The astronomical phenomenon on Monday will sweep across the U. S. from Salem, Ore., to Charleston, S. C.
Crowds gathered Monday in hundreds of cities, towns and parks from Oregon to South Carolina along the “path of totality” in anticipation of the Great American Eclipse’s astronomical march across the nation.
A partial version of the eclipse will begin on Oregon’s Pacific Coast at about 9 a.m. PT, with the total solar eclipse — the moon completely obscuring the sun — starting more than an hour later. The path of totality will roll across the nation with the main eclipse show wrapping up along coastal South Carolina before 3 p.m. ET.
The phenomenon will be brief — the total eclipse will last less than three minutes even in prime locations.
For most eclipse watchers, weather largely won’t be a problem, AccuWeather meteorologist Brian Thompson said.
“There is not a whole lot going on along the path of totality, ” Thompson said. He said Oregon looked clear, that some “trouble spots” might pop up in Kansas and central Missouri, and there might be a few clouds along coastal South Carolina.
The picturesque town of Silverton, Ore., began to fill with eclipse-watchers several hours ahead of the celestial event. Susan Gurton was heading to the local high school for an eclipse viewing. The assistant director for education with the National Radio Astronomy Observatory in Charlottesville, Va., has worked at several eclipses in the past.
“But this time my kids said ‘Can we just go?’ So this one I’m not working, ” she said.
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In Weiser, Idaho, eclipse festival chairman Patrick Nauman said he expected 60,000 visitors for the eclipse. That’s about 10 times the town’s population. Sara Bronson, who grew up in Weiser, called the influx of tourists “spectacular.”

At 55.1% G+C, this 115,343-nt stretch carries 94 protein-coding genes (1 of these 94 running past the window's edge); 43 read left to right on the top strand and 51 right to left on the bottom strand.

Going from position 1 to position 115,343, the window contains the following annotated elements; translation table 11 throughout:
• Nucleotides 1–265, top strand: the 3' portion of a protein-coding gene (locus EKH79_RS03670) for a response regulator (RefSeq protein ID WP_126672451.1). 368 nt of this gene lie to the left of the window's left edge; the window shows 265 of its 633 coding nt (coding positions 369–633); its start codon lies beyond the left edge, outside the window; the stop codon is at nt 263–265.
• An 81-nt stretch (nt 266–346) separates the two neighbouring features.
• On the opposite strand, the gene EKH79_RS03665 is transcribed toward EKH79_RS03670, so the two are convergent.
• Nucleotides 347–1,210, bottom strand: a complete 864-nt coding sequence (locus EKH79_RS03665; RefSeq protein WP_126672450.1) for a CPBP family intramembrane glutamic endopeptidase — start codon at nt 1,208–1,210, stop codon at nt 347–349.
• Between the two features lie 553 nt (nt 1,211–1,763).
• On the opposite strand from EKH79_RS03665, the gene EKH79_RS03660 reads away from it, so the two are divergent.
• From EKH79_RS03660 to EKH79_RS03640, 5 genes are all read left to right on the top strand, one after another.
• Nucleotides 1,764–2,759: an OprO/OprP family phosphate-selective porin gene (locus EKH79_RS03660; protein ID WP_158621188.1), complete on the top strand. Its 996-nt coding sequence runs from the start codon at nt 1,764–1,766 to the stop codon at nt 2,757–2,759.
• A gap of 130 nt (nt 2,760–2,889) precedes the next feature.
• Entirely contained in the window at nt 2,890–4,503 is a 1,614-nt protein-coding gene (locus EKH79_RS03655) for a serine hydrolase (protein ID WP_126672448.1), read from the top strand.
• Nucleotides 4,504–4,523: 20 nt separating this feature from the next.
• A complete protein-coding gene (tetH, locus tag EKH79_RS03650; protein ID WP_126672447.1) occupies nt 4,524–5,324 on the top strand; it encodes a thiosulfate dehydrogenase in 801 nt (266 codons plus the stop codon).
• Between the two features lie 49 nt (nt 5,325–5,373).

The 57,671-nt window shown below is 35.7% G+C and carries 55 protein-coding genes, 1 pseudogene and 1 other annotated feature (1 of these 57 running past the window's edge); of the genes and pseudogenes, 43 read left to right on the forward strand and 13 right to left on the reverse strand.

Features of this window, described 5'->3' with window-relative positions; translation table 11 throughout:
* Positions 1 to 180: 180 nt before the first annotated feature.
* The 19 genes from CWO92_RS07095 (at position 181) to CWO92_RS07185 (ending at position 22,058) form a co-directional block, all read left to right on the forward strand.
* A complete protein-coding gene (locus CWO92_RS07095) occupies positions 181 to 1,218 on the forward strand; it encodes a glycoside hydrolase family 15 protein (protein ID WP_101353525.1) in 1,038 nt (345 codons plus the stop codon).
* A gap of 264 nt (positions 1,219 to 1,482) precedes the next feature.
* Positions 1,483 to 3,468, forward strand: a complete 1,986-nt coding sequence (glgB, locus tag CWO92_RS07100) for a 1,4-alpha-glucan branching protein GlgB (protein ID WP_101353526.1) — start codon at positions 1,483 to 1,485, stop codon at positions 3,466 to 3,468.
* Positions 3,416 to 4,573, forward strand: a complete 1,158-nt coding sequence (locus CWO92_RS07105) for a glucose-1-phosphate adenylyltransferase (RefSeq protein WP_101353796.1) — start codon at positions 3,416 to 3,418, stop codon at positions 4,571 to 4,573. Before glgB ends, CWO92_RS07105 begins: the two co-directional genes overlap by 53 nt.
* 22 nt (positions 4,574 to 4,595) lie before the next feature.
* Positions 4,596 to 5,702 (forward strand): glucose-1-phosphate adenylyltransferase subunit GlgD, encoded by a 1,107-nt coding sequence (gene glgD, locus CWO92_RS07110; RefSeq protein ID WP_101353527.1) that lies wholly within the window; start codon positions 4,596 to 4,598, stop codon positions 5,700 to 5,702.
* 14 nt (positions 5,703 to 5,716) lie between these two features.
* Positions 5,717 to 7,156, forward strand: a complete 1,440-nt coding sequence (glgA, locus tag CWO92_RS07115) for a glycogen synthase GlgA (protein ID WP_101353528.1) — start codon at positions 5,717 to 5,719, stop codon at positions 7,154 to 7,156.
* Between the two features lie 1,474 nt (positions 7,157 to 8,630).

“I think it’s awesome, ” she said. “It’s exactly what we’ve been wanting … to show off our community.”
NASA was livestreaming the eclipse from Jefferson City, Mo., and crowds were happy to see 7,500 pairs of eclipse glasses being given away. NASA experts were ready to explain what was going on overhead in real time.
“We’ll talk about Bailey beads (dots of light around the moon) and about the four different planets we should be able to see with the naked eye at peak totality, ” NASA spokeswoman Debbie Lockhart said.
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In Anderson, S. C., Gregory McClain of Atlanta was setting up for the show with a party of nine people. The group of family and friends was set up at eclipse viewing hotspot Green Pond Landing 10 hours in advance of the total eclipse.
“My friend told me back in February about the eclipse, ” McClain said, eyeing his group. “Everyone was like ‘We’re not gonna see no eclipse.’ Now look around!”
Partly cloudy skies greeted eclipse tourists in downtown Charleston, S. C., early Monday. People set up lawn chairs under shady trees and beach umbrellas in historic Marion Square as the heat index neared 100 degrees.
Taxi driver Santel Powell, who was busy shuttling visitors to and from the airport, said he’s seen license plates from states across the country. The lifetime Charleston resident said the city has been preparing for the big event for months.
Charleston is the last major city in the path of totality, and business is booming. Coastal towns such as Edisto Beach, located about an hour southwest of Charleston, also are riding the wave. A group of friends from Maryland rented a house there for the week just to watch the sun disappear.
“When we learned of the solar eclipse, the middle-age nerds among us were giddy with excitement, ” said Allison Leaver of Silver Spring, Md. Added Jenny Kelley, also of Silver Spring: “It’s a long way to drive for two minutes of astronomical awesomeness.”
Contributing: Elizabeth Weise, USA TODAY; Mike Reicher, The Tennessean, Ron Barnett, The Greenville (S. C.) News; Natalie Shaver, KTVB-TV in Idaho; Natalie Pate, Zach Urness and Capi Lynn, Salem, Ore., Statesman Journal; Wesley Johnson, Springfield (Mo.) News-Leader